For 1,000 patients, the number of patients with good pain relief was 470 with generic or branded gabapentin, 534 with duloxetine, and 511 with pregabalin. The QALYs gained were 120.9 with generic or branded gabapentin, 125.7 with duloxetine, and 123.8 with pregabalin.
The costs incurred were MXN 3,069,735 with generic gabapentin, MXN 5,303,382 with branded gabapentin, MXN 3,561,411 with duloxetine, and MXN 4,571,247 with pregabalin.
Branded gabapentin was dominated by the other three interventions, as it was more costly and less or equally effective.
Compared with generic gabapentin, duloxetine was associated with an incremental cost of MXN 7,647 per additional patient with good pain relief, or MXN 102,433 per QALY gained. Pregabalin was associated with an incremental cost of MXN 36,712 per additional patient with good pain relief, or MXN 517,763 per QALY gained.
The probabilistic sensitivity analysis showed that at a willingness-to-pay threshold of the gross domestic product (GDP) per capita of Mexico, the likelihood that duloxetine was cost-effective was similar to that for generic gabapentin. If the threshold was three times the Mexican GDP per capita, the likelihood that duloxetine was cost-effective was 61%.
The authors concluded that duloxetine was a cost-effective intervention to manage painful diabetic peripheral neuropathy, in Mexico.
The interventions were described, with appropriate details. It was not clear whether other treatments were relevant or would be relevant in other settings.
The authors reported that a systematic review was undertaken to identify the estimates for treatment effectiveness, but only one database, MEDLINE, was searched, and it is possible that relevant studies were not identified. Adequate details of the review were provided, including the inclusion and exclusion criteria, key search terms, and the methods used to combine the study data. Only limited information on the utilities was provided, and it was not clear how they were measured, but they appear to have been from the correct population. The use of placebo-adjusted relative risks may have been warranted, but this means that the baseline and relative risks were calculated using the same placebo data, making these data correlated. It was unclear whether this had an impact on the results, but it introduced uncertainty.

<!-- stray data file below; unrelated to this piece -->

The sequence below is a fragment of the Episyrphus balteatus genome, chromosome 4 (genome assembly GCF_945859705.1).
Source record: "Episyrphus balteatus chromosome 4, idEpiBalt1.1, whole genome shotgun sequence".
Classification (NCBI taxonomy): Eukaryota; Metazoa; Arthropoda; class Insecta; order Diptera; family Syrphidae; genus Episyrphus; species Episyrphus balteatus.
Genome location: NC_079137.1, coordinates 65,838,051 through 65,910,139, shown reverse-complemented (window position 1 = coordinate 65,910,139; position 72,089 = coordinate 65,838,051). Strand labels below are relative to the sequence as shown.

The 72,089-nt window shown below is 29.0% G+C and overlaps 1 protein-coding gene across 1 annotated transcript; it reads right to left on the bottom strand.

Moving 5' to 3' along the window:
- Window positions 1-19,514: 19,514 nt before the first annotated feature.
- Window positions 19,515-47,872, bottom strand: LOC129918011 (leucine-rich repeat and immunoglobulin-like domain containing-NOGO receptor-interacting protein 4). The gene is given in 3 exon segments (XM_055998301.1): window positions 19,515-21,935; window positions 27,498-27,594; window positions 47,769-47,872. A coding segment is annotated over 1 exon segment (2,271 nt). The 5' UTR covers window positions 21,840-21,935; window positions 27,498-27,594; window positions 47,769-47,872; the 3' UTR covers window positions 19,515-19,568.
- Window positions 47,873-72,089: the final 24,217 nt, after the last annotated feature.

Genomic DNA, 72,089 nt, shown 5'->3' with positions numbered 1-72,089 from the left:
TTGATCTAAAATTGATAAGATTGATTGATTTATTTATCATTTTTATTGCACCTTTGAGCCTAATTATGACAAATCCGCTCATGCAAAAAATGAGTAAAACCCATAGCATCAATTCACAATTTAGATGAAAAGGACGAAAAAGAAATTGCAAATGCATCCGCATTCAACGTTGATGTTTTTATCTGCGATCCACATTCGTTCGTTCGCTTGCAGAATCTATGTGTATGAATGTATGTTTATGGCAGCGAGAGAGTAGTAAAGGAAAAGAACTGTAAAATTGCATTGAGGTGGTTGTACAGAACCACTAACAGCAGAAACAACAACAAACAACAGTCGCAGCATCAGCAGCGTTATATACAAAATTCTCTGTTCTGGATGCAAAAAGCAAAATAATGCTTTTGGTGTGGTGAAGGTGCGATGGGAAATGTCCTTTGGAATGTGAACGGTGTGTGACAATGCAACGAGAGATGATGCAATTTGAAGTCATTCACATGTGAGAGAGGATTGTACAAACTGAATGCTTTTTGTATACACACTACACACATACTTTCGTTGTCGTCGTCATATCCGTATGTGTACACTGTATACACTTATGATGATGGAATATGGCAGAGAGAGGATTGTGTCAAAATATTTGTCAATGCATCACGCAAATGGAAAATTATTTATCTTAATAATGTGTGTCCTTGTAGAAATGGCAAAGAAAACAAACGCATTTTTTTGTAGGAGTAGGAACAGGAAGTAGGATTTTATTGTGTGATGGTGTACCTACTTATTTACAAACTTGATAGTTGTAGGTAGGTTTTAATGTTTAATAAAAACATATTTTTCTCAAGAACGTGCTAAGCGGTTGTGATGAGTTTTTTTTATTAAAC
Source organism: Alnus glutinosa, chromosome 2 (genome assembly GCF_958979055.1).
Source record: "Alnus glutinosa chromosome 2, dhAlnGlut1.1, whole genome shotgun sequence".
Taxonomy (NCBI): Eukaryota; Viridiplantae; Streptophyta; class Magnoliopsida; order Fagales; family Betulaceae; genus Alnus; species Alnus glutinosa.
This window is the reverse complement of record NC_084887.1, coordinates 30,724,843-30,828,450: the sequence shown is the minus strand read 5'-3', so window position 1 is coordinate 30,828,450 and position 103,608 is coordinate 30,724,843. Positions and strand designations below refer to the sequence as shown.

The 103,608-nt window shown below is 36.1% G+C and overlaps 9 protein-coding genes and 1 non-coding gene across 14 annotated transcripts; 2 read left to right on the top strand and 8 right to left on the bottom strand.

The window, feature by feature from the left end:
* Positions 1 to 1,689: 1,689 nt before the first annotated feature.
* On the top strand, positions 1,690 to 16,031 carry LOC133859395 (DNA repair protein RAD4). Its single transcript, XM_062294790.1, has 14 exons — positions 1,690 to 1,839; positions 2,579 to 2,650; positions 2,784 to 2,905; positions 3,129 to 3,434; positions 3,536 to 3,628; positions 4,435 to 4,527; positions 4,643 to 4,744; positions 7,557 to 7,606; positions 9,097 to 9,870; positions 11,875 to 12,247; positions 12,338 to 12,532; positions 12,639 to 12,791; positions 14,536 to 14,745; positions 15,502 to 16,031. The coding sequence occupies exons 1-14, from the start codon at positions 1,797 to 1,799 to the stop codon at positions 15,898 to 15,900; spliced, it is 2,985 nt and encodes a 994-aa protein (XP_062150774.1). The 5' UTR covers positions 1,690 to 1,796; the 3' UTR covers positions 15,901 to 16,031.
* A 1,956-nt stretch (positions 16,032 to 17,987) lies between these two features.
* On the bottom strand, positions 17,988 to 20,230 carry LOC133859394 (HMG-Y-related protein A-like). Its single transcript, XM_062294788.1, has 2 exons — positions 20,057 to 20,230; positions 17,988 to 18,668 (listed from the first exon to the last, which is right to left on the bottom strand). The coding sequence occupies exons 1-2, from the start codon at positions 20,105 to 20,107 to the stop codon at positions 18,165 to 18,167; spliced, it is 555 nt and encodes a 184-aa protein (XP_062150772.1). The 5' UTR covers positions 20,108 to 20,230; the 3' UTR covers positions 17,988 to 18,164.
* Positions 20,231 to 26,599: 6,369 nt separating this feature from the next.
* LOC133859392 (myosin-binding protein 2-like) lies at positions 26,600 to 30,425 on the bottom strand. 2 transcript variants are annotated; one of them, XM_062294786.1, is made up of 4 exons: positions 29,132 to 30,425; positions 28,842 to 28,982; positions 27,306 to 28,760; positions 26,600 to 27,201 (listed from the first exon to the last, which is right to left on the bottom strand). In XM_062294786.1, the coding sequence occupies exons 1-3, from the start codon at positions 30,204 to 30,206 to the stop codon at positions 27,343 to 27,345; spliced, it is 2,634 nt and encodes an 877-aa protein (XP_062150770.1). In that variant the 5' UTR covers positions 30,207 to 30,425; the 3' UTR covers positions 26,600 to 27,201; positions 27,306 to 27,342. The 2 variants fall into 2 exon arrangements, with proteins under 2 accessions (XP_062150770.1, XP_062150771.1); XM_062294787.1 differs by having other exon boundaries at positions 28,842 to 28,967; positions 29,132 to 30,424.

The perspective was reported and it appears that all the major relevant costs were analysed. The sources for the costs were reported. Discounting was not necessary, given the short time horizon. The time horizon, price year and currency were all reported, but it was unclear if, given the chronic nature of the condition, the time horizon was sufficient to fully capture all of the costs and outcomes of the treatments.
Analysis and results:
A decision-tree model was used to synthesise the cost and outcome information. Appropriate details of the model structure, and a diagram, were provided. Exhaustive one-way and probabilistic sensitivity analyses were appropriately undertaken to assess the impact of uncertainty on the models’ results. The results were sufficiently reported. The authors stated that the main limitation of their study was the short time horizon.
The placebo-adjusted relative risk introduced some uncertainty into the results, but its impact is difficult to fully assess. Overall, the study was adequate and the reporting was sufficient. The conclusions reflect the results obtained, but the uncertainty should be considered.
Funded by Eli Lilly and Company, Mexico, manufacturer of duloxetine.
Carlos F, Ramirez-Gamez J, Duenas H, Galindo-Suarez RM, Ramos E. Economic evaluation of duloxetine as a first-line treatment for painful diabetic peripheral neuropathy in Mexico. Journal of Medical Economics 2012; 15(2): 233-244
Subject indexing assigned by NLM
Amines /economics; Analgesics /economics /therapeutic use; Cost-Benefit Analysis; Cyclohexanecarboxylic Acids /economics; Diabetic Neuropathies /drug therapy; Dopamine Uptake Inhibitors /administration & Drug Costs; Duloxetine Hydrochloride; Humans; Mexico; Pregabalin; Thiophenes /administration & derivatives /economics; dosage /economics /therapeutic use; dosage /economics /therapeutic use; gamma-Aminobutyric Acid /analogs &